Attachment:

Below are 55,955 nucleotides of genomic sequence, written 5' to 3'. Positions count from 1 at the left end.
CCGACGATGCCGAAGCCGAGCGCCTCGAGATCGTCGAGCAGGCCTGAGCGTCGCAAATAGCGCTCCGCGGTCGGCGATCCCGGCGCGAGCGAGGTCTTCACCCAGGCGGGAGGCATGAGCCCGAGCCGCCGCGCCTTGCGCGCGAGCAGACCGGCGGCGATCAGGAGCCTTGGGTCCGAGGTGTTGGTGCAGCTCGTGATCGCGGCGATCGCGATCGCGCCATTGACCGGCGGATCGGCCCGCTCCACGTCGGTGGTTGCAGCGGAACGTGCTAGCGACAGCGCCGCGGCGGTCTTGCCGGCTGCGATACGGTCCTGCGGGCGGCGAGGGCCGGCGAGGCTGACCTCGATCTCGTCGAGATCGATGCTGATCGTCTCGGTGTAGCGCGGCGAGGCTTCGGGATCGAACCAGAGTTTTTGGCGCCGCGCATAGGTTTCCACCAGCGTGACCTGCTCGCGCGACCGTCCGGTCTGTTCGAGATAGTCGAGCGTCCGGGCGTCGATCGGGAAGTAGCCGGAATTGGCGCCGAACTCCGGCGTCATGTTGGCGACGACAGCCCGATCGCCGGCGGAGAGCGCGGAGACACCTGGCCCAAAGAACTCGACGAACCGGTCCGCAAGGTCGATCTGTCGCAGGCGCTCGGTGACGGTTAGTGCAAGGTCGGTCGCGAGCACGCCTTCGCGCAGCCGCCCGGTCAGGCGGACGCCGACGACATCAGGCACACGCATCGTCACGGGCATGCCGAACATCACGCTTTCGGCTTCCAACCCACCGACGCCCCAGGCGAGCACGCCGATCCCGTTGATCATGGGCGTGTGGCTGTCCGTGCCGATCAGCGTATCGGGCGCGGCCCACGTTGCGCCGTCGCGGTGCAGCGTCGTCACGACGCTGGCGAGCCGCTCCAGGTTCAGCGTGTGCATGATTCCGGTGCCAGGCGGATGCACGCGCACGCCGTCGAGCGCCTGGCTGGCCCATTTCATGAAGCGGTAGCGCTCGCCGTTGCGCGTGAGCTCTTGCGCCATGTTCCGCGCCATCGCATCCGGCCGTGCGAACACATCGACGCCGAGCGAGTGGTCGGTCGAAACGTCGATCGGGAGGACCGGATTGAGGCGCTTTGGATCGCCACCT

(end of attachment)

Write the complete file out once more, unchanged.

Below are 55,955 nucleotides of genomic sequence, written 5' to 3'. Positions count from 1 at the left end.
CCGACGATGCCGAAGCCGAGCGCCTCGAGATCGTCGAGCAGGCCTGAGCGTCGCAAATAGCGCTCCGCGGTCGGCGATCCCGGCGCGAGCGAGGTCTTCACCCAGGCGGGAGGCATGAGCCCGAGCCGCCGCGCCTTGCGCGCGAGCAGACCGGCGGCGATCAGGAGCCTTGGGTCCGAGGTGTTGGTGCAGCTCGTGATCGCGGCGATCGCGATCGCGCCATTGACCGGCGGATCGGCCCGCTCCACGTCGGTGGTTGCAGCGGAACGTGCTAGCGACAGCGCCGCGGCGGTCTTGCCGGCTGCGATACGGTCCTGCGGGCGGCGAGGGCCGGCGAGGCTGACCTCGATCTCGTCGAGATCGATGCTGATCGTCTCGGTGTAGCGCGGCGAGGCTTCGGGATCGAACCAGAGTTTTTGGCGCCGCGCATAGGTTTCCACCAGCGTGACCTGCTCGCGCGACCGTCCGGTCTGTTCGAGATAGTCGAGCGTCCGGGCGTCGATCGGGAAGTAGCCGGAATTGGCGCCGAACTCCGGCGTCATGTTGGCGACGACAGCCCGATCGCCGGCGGAGAGCGCGGAGACACCTGGCCCAAAGAACTCGACGAACCGGTCCGCAAGGTCGATCTGTCGCAGGCGCTCGGTGACGGTTAGTGCAAGGTCGGTCGCGAGCACGCCTTCGCGCAGCCGCCCGGTCAGGCGGACGCCGACGACATCAGGCACACGCATCGTCACGGGCATGCCGAACATCACGCTTTCGGCTTCCAACCCACCGACGCCCCAGGCGAGCACGCCGATCCCGTTGATCATGGGCGTGTGGCTGTCCGTGCCGATCAGCGTATCGGGCGCGGCCCACGTTGCGCCGTCGCGGTGCAGCGTCGTCACGACGCTGGCGAGCCGCTCCAGGTTCAGCGTGTGCATGATTCCGGTGCCAGGCGGATGCACGCGCACGCCGTCGAGCGCCTGGCTGGCCCATTTCATGAAGCGGTAGCGCTCGCCGTTGCGCGTGAGCTCTTGCGCCATGTTCCGCGCCATCGCATCCGGCCGTGCGAACACATCGACGCCGAGCGAGTGGTCGGTCGAAACGTCGATCGGGAGGACCGGATTGAGGCGCTTTGGATCGCCACCT